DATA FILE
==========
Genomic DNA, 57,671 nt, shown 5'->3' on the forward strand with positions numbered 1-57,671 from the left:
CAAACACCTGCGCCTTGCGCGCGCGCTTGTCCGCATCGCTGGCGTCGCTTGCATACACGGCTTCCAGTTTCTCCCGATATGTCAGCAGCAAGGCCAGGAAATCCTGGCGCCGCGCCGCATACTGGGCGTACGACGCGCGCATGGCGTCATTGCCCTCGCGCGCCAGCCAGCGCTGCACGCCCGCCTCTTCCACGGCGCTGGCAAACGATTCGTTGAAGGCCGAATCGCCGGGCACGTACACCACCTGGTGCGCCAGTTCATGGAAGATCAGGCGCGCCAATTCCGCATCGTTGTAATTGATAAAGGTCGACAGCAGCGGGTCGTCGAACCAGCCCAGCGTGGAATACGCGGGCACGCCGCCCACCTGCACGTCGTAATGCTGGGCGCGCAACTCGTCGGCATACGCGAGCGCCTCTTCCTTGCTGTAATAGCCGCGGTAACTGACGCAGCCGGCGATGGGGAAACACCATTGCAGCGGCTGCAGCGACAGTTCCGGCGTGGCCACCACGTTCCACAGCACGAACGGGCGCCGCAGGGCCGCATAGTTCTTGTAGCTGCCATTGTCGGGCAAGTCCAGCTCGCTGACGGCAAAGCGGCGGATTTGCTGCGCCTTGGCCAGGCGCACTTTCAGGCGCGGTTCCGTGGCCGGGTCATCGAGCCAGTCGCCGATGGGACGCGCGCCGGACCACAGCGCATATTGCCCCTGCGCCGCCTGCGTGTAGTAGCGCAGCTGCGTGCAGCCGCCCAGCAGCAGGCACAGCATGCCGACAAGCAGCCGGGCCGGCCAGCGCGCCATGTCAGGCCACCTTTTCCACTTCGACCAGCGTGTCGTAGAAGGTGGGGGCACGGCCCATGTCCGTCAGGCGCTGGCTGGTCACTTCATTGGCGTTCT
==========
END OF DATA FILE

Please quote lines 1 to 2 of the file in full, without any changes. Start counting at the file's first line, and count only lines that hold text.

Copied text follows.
Genomic DNA, 57,671 nt, shown 5'->3' on the forward strand with positions numbered 1-57,671 from the left:
CAAACACCTGCGCCTTGCGCGCGCGCTTGTCCGCATCGCTGGCGTCGCTTGCATACACGGCTTCCAGTTTCTCCCGATATGTCAGCAGCAAGGCCAGGAAATCCTGGCGCCGCGCCGCATACTGGGCGTACGACGCGCGCATGGCGTCATTGCCCTCGCGCGCCAGCCAGCGCTGCACGCCCGCCTCTTCCACGGCGCTGGCAAACGATTCGTTGAAGGCCGAATCGCCGGGCACGTACACCACCTGGTGCGCCAGTTCATGGAAGATCAGGCGCGCCAATTCCGCATCGTTGTAATTGATAAAGGTCGACAGCAGCGGGTCGTCGAACCAGCCCAGCGTGGAATACGCGGGCACGCCGCCCACCTGCACGTCGTAATGCTGGGCGCGCAACTCGTCGGCATACGCGAGCGCCTCTTCCTTGCTGTAATAGCCGCGGTAACTGACGCAGCCGGCGATGGGGAAACACCATTGCAGCGGCTGCAGCGACAGTTCCGGCGTGGCCACCACGTTCCACAGCACGAACGGGCGCCGCAGGGCCGCATAGTTCTTGTAGCTGCCATTGTCGGGCAAGTCCAGCTCGCTGACGGCAAAGCGGCGGATTTGCTGCGCCTTGGCCAGGCGCACTTTCAGGCGCGGTTCCGTGGCCGGGTCATCGAGCCAGTCGCCGATGGGACGCGCGCCGGACCACAGCGCATATTGCCCCTGCGCCGCCTGCGTGTAGTAGCGCAGCTGCGTGCAGCCGCCCAGCAGCAGGCACAGCATGCCGACAAGCAGCCGGGCCGGCCAGCGCGCCATGTCAGGCCACCTTTTCCACTTCGACCAGCGTGTCGTAGAAGGTGGGGGCACGGCCCATGTCCGTCAGGCGCTGGCTGGTCACTTCATTGGCGTTCT